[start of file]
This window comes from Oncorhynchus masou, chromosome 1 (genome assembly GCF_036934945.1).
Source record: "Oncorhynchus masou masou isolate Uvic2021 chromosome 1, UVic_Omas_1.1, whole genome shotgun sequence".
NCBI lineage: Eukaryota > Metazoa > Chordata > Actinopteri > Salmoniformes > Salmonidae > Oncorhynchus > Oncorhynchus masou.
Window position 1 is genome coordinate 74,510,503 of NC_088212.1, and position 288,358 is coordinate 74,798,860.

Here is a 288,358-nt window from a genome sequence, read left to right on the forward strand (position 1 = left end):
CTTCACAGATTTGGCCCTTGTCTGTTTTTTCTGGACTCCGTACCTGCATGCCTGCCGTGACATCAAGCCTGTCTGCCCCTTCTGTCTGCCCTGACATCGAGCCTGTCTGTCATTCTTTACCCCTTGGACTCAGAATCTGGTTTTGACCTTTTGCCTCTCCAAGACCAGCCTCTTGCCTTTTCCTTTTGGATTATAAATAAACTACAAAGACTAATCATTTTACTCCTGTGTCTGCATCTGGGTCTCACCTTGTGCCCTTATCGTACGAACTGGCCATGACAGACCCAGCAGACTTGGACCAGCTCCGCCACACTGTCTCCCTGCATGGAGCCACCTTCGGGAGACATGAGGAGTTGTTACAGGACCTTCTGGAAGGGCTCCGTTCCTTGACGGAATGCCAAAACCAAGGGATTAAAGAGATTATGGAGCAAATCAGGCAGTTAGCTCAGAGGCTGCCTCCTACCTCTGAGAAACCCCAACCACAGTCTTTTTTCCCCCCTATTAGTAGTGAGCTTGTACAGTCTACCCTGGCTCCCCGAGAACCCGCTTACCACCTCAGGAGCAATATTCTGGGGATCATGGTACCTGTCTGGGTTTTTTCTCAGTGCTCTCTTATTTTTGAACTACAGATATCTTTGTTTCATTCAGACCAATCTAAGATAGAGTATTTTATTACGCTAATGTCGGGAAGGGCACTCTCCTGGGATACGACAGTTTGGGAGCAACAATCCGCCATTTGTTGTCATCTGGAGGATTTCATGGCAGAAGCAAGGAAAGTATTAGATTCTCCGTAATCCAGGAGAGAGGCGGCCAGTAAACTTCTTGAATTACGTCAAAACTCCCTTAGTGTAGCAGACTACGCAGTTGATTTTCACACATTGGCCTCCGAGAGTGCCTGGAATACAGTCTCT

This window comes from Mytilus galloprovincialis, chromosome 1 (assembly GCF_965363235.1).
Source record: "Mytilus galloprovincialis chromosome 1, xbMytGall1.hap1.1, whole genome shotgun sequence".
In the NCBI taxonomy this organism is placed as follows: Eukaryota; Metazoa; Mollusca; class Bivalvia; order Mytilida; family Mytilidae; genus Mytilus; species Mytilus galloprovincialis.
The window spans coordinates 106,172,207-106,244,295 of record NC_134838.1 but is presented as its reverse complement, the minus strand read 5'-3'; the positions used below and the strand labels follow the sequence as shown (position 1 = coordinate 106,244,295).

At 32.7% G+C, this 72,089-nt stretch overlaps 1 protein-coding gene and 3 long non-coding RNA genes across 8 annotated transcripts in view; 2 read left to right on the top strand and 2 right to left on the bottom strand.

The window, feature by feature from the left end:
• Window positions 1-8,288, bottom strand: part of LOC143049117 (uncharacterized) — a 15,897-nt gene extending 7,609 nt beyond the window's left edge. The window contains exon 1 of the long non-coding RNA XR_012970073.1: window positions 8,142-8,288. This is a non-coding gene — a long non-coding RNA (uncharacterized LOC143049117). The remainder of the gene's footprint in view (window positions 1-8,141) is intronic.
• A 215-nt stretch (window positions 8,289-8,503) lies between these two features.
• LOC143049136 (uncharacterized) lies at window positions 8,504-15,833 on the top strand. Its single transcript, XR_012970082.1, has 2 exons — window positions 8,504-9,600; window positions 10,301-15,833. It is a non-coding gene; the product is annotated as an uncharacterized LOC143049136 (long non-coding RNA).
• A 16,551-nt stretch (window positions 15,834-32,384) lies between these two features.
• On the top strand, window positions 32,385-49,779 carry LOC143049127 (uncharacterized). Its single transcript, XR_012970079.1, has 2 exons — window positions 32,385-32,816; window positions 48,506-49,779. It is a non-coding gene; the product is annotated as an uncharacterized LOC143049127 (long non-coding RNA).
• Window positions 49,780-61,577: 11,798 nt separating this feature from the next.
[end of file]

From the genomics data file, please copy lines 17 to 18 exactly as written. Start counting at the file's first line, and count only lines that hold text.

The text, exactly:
• On the top strand, window positions 32,385-49,779 carry LOC143049127 (uncharacterized). Its single transcript, XR_012970079.1, has 2 exons — window positions 32,385-32,816; window positions 48,506-49,779. It is a non-coding gene; the product is annotated as an uncharacterized LOC143049127 (long non-coding RNA).
• Window positions 49,780-61,577: 11,798 nt separating this feature from the next.